You want to think he’s this wild boy of New York dating all these hot women. Have you ever heard of Jeter doing anything wild off the diamond? I’m not putting it past him that he’s had upwards of two caffeinated beverages in a night. But I’m not convinced.
You want to be impressed by Jeter, to leave the ballpark saying you saw the DiMaggio, Mantle or Ruth of today. But you’ll end up seeing Jeter and hardly anything he did during the game will make you say you saw Jeter do something amazing. He’s arguably never even been the best player on his own team.
If Jeter played in a smaller market, he’d be Tony Gwynn or Wade Boggs. This is not exactly cool company.
11. Floyd Mayweather
It shouldn’t be this way. There’s no reason why a person like Floyd Mayweather should make a list of the most boring athletes ever.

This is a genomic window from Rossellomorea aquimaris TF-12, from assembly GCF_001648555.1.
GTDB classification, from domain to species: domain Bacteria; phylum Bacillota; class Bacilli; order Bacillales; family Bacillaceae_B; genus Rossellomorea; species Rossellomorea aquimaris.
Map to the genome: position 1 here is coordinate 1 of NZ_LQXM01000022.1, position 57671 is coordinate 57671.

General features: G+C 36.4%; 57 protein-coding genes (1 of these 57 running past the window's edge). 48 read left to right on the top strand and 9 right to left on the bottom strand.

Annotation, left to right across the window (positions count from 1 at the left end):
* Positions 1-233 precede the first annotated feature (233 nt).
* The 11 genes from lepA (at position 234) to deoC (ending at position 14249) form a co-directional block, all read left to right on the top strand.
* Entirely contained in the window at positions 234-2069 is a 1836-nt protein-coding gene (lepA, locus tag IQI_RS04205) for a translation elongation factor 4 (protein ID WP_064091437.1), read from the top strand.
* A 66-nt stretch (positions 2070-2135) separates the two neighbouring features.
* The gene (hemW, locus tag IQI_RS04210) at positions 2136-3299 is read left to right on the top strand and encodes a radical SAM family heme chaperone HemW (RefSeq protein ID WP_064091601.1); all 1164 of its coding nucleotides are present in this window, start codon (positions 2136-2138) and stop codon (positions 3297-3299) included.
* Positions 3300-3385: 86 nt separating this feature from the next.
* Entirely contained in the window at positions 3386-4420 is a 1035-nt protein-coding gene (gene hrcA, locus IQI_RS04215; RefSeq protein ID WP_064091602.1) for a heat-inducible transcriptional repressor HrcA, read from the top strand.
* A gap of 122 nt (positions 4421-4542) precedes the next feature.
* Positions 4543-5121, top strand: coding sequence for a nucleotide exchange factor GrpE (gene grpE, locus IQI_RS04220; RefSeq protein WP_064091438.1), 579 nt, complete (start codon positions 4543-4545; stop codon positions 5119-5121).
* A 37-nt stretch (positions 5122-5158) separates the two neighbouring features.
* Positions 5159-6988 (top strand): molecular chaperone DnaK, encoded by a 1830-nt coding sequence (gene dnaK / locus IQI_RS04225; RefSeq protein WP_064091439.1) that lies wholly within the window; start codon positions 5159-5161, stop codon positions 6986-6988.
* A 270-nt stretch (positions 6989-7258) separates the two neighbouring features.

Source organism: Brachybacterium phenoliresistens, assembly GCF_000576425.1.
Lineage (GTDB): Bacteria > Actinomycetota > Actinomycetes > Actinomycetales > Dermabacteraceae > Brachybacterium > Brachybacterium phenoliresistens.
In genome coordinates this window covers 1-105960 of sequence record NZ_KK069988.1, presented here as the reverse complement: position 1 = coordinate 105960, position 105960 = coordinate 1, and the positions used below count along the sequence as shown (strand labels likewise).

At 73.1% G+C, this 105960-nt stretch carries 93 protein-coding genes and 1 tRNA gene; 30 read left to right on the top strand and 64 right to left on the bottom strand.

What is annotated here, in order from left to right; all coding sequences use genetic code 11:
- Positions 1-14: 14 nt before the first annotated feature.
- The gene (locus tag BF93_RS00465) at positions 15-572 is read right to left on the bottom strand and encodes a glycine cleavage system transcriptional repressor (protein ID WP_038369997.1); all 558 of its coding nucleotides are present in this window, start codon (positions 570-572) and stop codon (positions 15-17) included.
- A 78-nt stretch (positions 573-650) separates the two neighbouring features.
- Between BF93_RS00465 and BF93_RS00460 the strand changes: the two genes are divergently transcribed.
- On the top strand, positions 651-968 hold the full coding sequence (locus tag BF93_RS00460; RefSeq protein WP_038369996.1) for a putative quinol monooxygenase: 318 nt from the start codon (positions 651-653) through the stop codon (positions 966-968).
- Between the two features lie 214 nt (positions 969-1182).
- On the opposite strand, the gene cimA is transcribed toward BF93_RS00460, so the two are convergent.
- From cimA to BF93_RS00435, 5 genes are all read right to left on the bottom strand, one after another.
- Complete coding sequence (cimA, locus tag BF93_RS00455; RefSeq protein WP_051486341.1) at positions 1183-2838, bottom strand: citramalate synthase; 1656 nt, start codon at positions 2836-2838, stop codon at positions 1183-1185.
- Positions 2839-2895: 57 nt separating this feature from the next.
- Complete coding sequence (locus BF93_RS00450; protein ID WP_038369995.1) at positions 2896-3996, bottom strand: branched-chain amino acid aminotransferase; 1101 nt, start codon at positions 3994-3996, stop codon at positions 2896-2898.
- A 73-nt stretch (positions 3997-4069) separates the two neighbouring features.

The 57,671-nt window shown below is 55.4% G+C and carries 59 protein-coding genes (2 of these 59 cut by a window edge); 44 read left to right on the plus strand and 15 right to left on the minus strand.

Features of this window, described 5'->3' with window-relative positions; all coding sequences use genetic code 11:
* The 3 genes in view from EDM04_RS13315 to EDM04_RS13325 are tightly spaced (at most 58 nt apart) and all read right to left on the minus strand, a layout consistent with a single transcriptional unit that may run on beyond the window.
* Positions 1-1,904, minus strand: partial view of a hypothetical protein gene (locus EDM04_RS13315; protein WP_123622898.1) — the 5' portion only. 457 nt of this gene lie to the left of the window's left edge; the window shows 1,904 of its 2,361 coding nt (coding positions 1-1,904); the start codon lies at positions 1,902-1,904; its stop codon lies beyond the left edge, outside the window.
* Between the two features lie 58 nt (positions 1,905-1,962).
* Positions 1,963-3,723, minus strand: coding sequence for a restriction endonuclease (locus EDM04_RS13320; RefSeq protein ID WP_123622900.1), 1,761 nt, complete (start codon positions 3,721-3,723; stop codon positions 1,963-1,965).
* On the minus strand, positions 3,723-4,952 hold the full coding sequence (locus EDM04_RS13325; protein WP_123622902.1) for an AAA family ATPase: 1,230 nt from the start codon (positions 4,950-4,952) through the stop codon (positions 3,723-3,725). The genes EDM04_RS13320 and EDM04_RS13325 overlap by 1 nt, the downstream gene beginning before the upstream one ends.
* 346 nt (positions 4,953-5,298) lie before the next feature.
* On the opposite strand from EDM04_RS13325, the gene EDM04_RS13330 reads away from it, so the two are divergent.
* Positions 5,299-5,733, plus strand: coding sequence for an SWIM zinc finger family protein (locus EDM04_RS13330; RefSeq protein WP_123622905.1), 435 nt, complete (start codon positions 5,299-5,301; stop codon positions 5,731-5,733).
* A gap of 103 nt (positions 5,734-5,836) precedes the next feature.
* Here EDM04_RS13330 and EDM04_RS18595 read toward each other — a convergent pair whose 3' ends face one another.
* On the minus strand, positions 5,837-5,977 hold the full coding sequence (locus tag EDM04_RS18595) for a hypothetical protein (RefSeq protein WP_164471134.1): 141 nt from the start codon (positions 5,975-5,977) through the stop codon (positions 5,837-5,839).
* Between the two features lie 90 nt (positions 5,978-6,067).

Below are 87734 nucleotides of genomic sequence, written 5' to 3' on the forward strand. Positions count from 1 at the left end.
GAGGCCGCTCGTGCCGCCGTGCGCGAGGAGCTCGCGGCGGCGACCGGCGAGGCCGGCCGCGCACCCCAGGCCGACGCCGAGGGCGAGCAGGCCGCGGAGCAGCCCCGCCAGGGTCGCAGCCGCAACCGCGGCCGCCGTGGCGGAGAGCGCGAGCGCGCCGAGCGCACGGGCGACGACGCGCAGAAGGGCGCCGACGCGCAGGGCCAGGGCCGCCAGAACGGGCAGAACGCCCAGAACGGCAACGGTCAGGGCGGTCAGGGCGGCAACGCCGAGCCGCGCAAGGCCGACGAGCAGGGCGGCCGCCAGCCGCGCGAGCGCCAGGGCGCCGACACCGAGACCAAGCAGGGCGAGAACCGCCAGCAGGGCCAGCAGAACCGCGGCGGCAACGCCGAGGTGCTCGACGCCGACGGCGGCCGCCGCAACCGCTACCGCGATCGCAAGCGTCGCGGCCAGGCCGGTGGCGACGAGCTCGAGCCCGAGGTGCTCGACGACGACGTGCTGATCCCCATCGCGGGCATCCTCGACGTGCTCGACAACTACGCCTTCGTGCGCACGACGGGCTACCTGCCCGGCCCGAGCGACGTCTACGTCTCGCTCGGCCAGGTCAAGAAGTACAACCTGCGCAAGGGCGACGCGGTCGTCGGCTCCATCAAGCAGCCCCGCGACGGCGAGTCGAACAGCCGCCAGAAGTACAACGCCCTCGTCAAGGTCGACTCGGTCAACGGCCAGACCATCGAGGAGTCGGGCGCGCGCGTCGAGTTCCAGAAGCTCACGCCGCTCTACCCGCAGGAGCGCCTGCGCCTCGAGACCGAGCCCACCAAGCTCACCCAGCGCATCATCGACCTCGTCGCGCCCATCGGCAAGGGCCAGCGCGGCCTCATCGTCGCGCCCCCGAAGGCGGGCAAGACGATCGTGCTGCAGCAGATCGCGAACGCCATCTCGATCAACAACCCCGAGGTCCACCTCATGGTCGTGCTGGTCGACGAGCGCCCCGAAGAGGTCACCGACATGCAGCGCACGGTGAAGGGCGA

Just look at that picture. That is not the photo of an average man. Indeed, Floyd Mayweather is an action packed thrill ride outside the ring. He gets arrested from time to time, which always makes for fun news. He has the gambling skills of a person with insider knowledge of how every game will end, once winning over $90,000 on a bet he placed on just the first half of a Duke vs. Arizona basketball game. Not to mention the fact that he talks shit about his opponents like no boxer ever has or ever will again. Floyd Mayweather is literally the gold standard when it comes to how athletes should behave in public. But then, he gets in the ring and it all falls apart.